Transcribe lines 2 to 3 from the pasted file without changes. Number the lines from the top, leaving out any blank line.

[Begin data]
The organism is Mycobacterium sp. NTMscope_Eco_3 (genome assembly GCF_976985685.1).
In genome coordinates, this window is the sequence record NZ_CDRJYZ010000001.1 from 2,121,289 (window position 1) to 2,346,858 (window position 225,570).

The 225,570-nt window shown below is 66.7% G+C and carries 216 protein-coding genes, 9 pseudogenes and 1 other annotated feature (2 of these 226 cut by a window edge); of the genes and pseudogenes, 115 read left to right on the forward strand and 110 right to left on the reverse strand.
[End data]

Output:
In genome coordinates, this window is the sequence record NZ_CDRJYZ010000001.1 from 2,121,289 (window position 1) to 2,346,858 (window position 225,570).

The 225,570-nt window shown below is 66.7% G+C and carries 216 protein-coding genes, 9 pseudogenes and 1 other annotated feature (2 of these 226 cut by a window edge); of the genes and pseudogenes, 115 read left to right on the forward strand and 110 right to left on the reverse strand.